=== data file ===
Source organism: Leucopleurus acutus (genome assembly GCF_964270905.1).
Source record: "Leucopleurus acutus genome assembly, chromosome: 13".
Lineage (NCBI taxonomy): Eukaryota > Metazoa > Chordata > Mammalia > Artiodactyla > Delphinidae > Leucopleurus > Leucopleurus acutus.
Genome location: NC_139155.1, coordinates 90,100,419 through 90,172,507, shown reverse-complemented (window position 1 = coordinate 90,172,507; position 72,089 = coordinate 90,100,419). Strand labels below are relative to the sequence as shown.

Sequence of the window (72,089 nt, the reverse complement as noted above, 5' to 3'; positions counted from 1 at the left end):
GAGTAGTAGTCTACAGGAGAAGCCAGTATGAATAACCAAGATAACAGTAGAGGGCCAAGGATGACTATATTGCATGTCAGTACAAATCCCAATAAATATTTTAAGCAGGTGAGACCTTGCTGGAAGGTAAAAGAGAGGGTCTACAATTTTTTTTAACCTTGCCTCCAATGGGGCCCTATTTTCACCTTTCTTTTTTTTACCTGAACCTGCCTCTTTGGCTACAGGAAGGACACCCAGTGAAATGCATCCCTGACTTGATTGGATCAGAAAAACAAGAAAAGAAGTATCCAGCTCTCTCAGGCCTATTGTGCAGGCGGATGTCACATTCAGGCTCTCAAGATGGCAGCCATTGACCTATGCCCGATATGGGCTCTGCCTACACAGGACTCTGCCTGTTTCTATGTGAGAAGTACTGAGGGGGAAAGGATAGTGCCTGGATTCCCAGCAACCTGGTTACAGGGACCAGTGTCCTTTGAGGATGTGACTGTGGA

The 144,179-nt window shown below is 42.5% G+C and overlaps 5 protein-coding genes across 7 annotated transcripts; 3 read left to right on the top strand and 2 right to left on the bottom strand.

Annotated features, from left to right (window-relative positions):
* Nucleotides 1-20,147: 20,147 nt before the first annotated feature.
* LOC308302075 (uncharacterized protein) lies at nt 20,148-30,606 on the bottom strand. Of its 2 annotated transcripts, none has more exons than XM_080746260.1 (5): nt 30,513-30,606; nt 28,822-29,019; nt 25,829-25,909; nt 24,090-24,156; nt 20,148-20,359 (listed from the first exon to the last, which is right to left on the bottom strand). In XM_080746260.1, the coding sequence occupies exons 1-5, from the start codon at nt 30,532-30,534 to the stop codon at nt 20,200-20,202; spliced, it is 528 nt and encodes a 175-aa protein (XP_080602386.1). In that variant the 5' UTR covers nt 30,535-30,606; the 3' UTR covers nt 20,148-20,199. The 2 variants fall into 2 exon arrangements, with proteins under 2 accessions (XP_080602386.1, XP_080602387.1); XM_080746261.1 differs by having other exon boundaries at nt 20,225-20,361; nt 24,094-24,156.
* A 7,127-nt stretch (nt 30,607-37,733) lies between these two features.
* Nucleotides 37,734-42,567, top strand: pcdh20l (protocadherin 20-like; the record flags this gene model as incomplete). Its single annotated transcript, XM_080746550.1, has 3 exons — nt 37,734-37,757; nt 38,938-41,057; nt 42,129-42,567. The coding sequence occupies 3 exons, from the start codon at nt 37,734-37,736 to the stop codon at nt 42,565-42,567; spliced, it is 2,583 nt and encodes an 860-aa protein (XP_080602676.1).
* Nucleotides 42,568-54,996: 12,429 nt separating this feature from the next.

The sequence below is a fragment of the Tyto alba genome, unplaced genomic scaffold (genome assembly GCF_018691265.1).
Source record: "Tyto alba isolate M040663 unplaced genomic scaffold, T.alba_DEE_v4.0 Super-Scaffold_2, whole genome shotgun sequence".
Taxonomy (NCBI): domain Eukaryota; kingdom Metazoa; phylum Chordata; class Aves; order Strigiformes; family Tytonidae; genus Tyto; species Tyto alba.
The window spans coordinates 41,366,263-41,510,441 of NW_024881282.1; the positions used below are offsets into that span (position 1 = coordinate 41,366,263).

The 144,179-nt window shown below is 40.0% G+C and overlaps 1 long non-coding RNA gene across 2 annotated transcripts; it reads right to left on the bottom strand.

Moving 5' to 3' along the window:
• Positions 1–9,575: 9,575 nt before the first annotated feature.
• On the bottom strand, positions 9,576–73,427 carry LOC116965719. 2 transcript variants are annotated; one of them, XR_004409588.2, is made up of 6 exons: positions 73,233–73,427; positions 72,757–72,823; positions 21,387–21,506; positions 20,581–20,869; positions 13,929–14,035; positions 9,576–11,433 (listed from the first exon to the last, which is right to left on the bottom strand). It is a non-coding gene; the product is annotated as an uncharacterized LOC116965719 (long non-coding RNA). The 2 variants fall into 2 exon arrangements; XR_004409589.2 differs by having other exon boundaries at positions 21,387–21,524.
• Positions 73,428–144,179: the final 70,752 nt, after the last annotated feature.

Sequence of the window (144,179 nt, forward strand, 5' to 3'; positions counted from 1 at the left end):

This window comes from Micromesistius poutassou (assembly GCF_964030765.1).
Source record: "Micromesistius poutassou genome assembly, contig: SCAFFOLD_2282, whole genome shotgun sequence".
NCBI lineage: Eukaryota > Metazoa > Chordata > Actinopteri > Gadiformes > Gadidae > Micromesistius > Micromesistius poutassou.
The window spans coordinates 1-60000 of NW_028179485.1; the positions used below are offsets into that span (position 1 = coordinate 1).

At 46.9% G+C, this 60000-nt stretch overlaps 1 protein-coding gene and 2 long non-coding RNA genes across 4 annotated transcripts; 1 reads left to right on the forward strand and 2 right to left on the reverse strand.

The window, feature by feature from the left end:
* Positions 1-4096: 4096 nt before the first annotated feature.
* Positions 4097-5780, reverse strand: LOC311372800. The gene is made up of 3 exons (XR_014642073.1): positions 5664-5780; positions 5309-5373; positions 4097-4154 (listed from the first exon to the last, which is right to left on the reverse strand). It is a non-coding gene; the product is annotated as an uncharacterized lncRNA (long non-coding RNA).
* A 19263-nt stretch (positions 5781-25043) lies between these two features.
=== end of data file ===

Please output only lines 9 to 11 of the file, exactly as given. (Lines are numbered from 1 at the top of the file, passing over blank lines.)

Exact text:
* Nucleotides 1-20,147: 20,147 nt before the first annotated feature.
* LOC308302075 (uncharacterized protein) lies at nt 20,148-30,606 on the bottom strand. Of its 2 annotated transcripts, none has more exons than XM_080746260.1 (5): nt 30,513-30,606; nt 28,822-29,019; nt 25,829-25,909; nt 24,090-24,156; nt 20,148-20,359 (listed from the first exon to the last, which is right to left on the bottom strand). In XM_080746260.1, the coding sequence occupies exons 1-5, from the start codon at nt 30,532-30,534 to the stop codon at nt 20,200-20,202; spliced, it is 528 nt and encodes a 175-aa protein (XP_080602386.1). In that variant the 5' UTR covers nt 30,535-30,606; the 3' UTR covers nt 20,148-20,199. The 2 variants fall into 2 exon arrangements, with proteins under 2 accessions (XP_080602386.1, XP_080602387.1); XM_080746261.1 differs by having other exon boundaries at nt 20,225-20,361; nt 24,094-24,156.
* A 7,127-nt stretch (nt 30,607-37,733) lies between these two features.